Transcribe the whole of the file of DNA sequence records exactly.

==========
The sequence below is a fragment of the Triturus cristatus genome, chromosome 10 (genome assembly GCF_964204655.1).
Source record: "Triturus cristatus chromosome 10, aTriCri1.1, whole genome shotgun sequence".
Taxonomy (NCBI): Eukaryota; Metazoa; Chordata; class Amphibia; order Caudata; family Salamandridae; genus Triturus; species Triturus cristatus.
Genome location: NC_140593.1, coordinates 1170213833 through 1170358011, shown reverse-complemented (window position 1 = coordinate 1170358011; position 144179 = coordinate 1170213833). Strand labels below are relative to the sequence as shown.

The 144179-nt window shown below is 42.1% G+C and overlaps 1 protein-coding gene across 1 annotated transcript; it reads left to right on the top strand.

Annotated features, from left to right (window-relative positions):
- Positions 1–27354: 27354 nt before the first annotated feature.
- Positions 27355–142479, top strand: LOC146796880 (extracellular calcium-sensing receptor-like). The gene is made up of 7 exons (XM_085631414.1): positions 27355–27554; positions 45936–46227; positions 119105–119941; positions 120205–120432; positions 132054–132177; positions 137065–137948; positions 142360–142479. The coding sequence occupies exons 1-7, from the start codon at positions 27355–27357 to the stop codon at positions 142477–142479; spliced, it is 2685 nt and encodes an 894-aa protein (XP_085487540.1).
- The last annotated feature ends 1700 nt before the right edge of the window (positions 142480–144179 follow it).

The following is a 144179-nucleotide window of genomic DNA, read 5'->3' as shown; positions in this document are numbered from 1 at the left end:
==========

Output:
The sequence below is a fragment of the Triturus cristatus genome, chromosome 10 (genome assembly GCF_964204655.1).
Source record: "Triturus cristatus chromosome 10, aTriCri1.1, whole genome shotgun sequence".
Taxonomy (NCBI): Eukaryota; Metazoa; Chordata; class Amphibia; order Caudata; family Salamandridae; genus Triturus; species Triturus cristatus.
Genome location: NC_140593.1, coordinates 1170213833 through 1170358011, shown reverse-complemented (window position 1 = coordinate 1170358011; position 144179 = coordinate 1170213833). Strand labels below are relative to the sequence as shown.

The 144179-nt window shown below is 42.1% G+C and overlaps 1 protein-coding gene across 1 annotated transcript; it reads left to right on the top strand.

Annotated features, from left to right (window-relative positions):
- Positions 1–27354: 27354 nt before the first annotated feature.
- Positions 27355–142479, top strand: LOC146796880 (extracellular calcium-sensing receptor-like). The gene is made up of 7 exons (XM_085631414.1): positions 27355–27554; positions 45936–46227; positions 119105–119941; positions 120205–120432; positions 132054–132177; positions 137065–137948; positions 142360–142479. The coding sequence occupies exons 1-7, from the start codon at positions 27355–27357 to the stop codon at positions 142477–142479; spliced, it is 2685 nt and encodes an 894-aa protein (XP_085487540.1).
- The last annotated feature ends 1700 nt before the right edge of the window (positions 142480–144179 follow it).

The following is a 144179-nucleotide window of genomic DNA, read 5'->3' as shown; positions in this document are numbered from 1 at the left end: